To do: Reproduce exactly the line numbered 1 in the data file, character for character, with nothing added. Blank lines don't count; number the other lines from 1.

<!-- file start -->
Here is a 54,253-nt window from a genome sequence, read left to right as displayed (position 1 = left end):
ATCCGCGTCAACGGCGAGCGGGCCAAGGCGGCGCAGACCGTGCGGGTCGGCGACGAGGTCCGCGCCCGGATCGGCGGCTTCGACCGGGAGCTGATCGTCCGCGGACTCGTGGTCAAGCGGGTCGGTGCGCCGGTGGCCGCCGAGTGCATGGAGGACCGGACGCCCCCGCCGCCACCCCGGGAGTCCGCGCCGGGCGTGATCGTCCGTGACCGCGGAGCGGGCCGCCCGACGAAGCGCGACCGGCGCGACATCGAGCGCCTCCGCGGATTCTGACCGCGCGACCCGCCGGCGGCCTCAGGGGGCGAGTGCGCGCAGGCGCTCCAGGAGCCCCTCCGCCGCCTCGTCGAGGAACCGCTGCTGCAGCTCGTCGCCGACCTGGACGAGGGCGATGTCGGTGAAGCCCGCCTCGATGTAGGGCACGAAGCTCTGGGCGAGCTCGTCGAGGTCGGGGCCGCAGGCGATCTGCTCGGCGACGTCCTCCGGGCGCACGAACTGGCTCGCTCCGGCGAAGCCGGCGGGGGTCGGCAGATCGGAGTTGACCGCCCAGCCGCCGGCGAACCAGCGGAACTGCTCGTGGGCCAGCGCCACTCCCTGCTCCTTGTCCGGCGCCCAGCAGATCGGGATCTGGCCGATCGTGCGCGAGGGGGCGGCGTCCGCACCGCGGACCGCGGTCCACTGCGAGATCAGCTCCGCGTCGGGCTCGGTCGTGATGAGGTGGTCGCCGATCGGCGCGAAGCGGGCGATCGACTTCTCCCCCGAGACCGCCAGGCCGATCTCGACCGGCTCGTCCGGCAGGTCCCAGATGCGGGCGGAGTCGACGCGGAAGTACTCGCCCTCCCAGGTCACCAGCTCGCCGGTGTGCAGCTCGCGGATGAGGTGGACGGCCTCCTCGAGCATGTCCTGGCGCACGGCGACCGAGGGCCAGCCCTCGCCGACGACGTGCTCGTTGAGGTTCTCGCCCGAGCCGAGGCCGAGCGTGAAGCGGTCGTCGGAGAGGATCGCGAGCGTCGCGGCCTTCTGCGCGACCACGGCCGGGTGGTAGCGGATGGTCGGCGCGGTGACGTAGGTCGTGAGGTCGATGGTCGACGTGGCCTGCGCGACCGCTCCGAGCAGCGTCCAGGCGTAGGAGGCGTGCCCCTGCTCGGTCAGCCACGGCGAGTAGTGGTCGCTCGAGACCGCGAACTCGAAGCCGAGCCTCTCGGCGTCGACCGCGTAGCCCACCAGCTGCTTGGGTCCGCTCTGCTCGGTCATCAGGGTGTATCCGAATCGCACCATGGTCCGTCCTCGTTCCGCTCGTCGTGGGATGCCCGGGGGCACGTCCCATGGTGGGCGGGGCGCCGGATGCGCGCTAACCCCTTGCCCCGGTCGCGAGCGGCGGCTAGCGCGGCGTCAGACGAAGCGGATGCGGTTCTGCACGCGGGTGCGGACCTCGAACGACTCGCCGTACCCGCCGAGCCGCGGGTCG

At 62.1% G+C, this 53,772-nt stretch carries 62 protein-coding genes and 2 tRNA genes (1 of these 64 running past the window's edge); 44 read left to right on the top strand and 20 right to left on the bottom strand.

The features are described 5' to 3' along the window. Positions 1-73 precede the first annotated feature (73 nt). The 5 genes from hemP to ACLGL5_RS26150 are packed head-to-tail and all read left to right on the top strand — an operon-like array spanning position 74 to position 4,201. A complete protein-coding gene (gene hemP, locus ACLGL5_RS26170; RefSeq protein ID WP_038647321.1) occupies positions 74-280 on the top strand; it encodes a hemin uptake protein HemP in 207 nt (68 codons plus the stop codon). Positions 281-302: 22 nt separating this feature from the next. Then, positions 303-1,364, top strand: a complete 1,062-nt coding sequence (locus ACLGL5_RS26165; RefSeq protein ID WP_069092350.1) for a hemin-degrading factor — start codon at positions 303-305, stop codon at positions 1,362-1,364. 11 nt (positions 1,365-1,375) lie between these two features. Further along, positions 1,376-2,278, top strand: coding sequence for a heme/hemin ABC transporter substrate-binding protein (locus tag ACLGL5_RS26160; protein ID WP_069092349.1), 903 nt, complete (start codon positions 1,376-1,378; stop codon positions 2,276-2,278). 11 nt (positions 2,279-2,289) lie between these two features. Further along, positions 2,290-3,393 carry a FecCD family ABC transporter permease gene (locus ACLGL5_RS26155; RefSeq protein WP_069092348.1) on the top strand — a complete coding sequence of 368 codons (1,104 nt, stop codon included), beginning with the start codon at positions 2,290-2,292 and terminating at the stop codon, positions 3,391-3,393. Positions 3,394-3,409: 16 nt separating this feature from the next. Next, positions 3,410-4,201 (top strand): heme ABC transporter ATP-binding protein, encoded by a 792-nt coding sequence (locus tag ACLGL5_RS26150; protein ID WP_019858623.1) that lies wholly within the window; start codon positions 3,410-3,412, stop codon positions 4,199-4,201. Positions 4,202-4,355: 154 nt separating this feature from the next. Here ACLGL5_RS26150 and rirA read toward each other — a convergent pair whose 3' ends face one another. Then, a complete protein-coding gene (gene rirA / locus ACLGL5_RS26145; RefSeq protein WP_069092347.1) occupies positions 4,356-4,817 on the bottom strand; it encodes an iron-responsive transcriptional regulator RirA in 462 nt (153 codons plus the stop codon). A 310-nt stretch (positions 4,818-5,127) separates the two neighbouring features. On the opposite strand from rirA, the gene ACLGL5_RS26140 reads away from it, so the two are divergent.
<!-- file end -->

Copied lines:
Here is a 54,253-nt window from a genome sequence, read left to right as displayed (position 1 = left end):